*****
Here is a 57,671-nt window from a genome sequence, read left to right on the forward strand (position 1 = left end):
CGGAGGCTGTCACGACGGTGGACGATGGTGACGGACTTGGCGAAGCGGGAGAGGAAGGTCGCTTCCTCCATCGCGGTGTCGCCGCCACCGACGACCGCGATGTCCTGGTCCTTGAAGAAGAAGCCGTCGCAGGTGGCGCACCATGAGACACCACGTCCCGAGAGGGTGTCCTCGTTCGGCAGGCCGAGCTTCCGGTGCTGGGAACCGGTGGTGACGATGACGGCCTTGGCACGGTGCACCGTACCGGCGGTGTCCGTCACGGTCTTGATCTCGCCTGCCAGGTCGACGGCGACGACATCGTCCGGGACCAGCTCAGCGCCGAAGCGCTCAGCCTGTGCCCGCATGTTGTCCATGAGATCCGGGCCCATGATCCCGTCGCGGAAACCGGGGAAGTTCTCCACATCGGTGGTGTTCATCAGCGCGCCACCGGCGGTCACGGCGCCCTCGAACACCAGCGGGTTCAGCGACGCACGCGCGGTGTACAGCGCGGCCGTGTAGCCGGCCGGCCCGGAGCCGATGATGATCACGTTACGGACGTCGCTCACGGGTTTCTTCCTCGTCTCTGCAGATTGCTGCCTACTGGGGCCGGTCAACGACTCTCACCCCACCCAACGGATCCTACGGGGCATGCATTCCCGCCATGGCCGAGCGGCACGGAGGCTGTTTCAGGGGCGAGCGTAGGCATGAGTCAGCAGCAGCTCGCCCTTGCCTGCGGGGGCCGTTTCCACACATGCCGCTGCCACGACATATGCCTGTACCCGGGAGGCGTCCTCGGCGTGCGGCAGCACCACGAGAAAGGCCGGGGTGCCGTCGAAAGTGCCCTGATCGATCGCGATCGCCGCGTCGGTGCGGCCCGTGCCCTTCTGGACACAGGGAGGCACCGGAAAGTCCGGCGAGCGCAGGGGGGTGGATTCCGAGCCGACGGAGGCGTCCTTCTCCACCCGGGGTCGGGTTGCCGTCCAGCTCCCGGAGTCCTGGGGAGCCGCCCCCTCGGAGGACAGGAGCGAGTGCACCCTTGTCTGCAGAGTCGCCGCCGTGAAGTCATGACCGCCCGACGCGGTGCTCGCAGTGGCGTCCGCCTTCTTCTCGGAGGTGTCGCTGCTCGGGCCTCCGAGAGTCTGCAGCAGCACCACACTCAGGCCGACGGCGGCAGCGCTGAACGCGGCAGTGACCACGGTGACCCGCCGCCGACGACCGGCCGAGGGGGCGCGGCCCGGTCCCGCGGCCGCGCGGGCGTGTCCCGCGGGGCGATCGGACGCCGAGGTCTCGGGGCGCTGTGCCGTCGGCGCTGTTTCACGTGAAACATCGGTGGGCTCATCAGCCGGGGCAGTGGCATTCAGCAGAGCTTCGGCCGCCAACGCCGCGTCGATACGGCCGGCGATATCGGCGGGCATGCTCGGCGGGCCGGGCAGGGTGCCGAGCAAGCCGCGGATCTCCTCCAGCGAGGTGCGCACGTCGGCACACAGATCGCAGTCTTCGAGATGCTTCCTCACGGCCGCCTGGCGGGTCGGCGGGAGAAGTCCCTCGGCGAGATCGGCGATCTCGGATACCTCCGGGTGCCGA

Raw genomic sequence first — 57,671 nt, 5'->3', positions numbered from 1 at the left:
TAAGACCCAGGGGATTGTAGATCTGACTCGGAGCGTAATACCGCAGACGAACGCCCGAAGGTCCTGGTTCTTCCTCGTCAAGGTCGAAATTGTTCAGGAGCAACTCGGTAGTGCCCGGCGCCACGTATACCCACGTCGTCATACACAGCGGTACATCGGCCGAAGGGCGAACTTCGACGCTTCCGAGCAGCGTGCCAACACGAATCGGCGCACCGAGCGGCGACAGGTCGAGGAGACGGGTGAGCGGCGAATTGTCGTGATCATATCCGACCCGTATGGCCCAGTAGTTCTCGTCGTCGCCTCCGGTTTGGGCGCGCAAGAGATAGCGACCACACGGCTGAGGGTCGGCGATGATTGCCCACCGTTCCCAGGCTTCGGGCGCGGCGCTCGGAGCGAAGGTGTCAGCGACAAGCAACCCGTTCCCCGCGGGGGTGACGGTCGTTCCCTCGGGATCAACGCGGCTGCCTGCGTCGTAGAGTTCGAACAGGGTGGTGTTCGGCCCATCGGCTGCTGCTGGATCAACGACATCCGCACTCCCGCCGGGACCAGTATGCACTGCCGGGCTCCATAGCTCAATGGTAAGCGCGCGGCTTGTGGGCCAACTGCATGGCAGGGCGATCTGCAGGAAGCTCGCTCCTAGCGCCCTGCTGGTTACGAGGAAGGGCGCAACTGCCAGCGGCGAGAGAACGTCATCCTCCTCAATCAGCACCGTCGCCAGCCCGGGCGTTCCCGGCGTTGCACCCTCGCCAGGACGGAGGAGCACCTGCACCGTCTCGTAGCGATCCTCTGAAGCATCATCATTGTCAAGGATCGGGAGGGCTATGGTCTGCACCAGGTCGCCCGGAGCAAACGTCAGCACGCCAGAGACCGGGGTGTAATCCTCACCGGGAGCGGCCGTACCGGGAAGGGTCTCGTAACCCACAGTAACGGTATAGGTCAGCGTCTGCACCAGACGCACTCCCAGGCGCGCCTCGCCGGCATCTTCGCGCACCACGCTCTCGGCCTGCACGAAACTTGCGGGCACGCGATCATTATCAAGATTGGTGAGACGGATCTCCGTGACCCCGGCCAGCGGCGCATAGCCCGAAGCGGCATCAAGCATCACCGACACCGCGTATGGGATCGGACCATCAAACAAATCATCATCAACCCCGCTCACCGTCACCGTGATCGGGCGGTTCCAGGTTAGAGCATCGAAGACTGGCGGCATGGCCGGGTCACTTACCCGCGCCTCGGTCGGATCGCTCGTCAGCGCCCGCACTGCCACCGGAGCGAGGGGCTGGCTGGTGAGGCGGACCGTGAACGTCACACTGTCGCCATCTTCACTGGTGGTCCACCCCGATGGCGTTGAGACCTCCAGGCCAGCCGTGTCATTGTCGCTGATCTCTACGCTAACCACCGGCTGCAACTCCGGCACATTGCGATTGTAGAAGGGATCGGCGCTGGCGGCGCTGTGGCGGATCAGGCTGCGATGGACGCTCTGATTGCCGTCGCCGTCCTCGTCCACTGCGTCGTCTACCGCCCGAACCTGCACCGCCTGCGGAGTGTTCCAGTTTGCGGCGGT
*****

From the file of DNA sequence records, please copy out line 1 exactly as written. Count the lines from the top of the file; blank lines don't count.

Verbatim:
Here is a 57,671-nt window from a genome sequence, read left to right on the forward strand (position 1 = left end):